Delicate Signals by Anthony Holness

His key mistake, the big one, was not telling his daughter immediately.

She was still at school. Events moved too quickly to contact the staff, or pick her up.

When he reached St.Thomas’ hospital – alone and breathless – a brief window of time opened. But he was too disorientated by his wife’s pain to use it. When time accelerated away from her, it was already too late. Time to arrange for someone to drop his daughter at the hospital had gone.

If he had reacted quickly, Margot may have caught a last glimpse of her mother Naomi before she died.

But he hadn’t reacted quickly.

Martin couldn’t find the hospital car park. He stumbled toward a bench overlooking a small lawn. He didn’t know what to say to Margot. His first instinct, in his bewildered state, was to ask his wife for advice. Naomi would have kept it together. She was the calm, level-headed one. She would have reassured him, known what he should say to Margot. But Naomi had died less than an hour ago.

A jaundiced middle-aged woman wearing a nasal cannula was on the bench beside him. She whispered impatiently down her phone. He could tell by her blunt intimacy it was with her partner. Martin squeezed his own phone in his pocket, conscious of the twinge of jealousy he felt. Just yesterday, Naomi had rung before he left the office. They had only discussed when her train would arrive at King’s Cross today. But still, he could reach her.

He must have accidentally stared at the jaundiced woman too long, too intensely.

‘What?’ she said cautiously, fending him away with a sharp edge to her tone.

Martin lowered his gaze to the phone in her frail, papery hands. He had always taken this world for granted. Now he realised he didn’t even know how mobile phones work. How is that plastic and silicon hewn into a scoop, to scrape thoughts out of the air?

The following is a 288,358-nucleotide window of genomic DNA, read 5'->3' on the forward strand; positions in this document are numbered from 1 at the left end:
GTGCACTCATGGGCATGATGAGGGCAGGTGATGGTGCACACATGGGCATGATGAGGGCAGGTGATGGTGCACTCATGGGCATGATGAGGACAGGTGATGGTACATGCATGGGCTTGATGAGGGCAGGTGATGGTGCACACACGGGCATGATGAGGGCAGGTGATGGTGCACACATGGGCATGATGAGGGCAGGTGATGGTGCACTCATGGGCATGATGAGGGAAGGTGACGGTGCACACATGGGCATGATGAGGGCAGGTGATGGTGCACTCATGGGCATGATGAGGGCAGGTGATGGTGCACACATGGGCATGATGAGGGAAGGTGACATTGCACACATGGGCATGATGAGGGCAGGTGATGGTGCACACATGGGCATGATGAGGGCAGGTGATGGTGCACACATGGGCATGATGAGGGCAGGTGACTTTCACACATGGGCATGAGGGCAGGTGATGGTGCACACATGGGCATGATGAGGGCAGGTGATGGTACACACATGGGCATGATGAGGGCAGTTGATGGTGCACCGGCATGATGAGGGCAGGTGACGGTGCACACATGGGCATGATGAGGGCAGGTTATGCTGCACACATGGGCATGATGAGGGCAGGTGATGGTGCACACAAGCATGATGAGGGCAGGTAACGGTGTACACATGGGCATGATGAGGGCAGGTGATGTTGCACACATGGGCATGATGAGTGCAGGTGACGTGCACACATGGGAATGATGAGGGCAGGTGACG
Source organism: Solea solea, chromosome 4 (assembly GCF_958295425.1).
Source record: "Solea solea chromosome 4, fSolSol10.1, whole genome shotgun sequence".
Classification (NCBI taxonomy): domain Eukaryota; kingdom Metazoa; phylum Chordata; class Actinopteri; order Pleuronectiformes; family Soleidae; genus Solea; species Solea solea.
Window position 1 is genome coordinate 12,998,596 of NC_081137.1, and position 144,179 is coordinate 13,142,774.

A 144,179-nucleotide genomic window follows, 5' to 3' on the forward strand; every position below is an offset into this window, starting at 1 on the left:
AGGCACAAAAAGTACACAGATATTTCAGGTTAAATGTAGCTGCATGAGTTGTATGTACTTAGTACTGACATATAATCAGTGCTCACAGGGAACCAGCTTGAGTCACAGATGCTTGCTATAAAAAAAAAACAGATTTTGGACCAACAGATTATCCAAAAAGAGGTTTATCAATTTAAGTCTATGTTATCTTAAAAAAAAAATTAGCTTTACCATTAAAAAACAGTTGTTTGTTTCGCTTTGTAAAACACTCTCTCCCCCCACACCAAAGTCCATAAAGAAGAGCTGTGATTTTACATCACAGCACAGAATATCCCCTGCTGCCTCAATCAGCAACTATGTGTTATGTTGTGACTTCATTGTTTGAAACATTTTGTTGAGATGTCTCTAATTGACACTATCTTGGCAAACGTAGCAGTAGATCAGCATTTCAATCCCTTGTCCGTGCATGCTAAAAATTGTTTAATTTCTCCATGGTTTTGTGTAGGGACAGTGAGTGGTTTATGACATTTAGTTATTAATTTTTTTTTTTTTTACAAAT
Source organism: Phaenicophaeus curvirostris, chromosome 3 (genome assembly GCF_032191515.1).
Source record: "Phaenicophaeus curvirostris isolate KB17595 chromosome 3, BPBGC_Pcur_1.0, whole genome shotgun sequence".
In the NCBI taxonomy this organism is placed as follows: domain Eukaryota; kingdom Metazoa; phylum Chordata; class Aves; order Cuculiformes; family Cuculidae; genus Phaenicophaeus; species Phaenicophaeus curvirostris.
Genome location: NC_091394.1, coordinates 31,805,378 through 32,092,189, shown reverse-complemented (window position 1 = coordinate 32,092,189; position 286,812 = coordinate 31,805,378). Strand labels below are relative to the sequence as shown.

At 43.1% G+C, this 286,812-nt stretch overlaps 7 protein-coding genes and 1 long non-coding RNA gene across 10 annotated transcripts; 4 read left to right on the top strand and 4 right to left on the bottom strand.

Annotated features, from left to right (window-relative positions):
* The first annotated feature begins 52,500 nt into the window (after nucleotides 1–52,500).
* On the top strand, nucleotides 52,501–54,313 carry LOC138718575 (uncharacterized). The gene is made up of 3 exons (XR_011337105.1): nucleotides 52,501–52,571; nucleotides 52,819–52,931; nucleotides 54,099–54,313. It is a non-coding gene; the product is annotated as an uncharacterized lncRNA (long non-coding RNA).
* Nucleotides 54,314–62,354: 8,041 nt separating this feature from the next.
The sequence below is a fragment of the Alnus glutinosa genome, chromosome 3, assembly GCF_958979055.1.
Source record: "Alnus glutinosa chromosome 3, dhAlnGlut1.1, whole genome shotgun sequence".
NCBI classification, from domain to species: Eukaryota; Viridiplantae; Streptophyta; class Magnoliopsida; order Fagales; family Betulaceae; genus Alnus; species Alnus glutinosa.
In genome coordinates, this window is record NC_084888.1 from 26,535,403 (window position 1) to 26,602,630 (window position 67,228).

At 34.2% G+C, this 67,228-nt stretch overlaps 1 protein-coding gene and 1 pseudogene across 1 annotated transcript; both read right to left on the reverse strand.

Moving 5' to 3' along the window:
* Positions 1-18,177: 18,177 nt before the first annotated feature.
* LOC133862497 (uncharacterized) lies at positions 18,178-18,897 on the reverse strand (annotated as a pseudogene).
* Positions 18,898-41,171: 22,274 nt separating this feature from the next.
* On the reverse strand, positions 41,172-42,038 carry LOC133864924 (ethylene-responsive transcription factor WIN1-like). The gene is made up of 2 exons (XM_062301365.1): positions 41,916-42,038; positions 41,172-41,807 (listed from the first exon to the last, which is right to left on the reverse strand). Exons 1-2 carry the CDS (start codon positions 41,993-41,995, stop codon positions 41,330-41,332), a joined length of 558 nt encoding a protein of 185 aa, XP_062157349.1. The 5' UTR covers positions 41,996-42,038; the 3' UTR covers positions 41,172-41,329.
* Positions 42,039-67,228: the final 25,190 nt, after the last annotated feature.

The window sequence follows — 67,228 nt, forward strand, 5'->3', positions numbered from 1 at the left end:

Martin looked back up at her face, but said nothing. She was teetering at the edge of death, without knowing it herself. The elegant streaks of grey in her hair looked like death creeping in, blowing on her embers. But instead of asking why she wasn’t daunted by her own fragility, he said:

‘Sorry, do you know the way to the Car Park?’

‘You need to use the lift, past reception,’ she said.

Now that Naomi was gone, he was mesmerised by this delicately rotting person, politely keeping him at arms length as their bodies slowly crumbled together.

‘I’m lost,’ he pleaded.

‘You need to use the lift.’

Martin drove home to Herne Hill. He switched the engine off automatically, leaving the key in the ignition. He couldn’t breathe deeply. He slowly placed both hands back on the steering wheel, feeling himself dangling. He didn’t have the urge to drive away, but struggled to get out. If he went home, if he told Margot, it would somehow make the day real.

Martin unlocked his phone and scrolled through his contacts. No one leapt out to confide in just yet. He only noticed a frustrating new crack at the edge of the screen. As he walked to his front door, he felt that small crack on the phone screen, weighing in his jacket pocket.

He called out to his daughter from the hallway. Standing at the foot of the stairs, his mind had organised the first few mollifying phrases he could use. But as she descended the stairs everything abandoned him. He stared at his daughter’s waiting face. She had the echo of her mother’s features.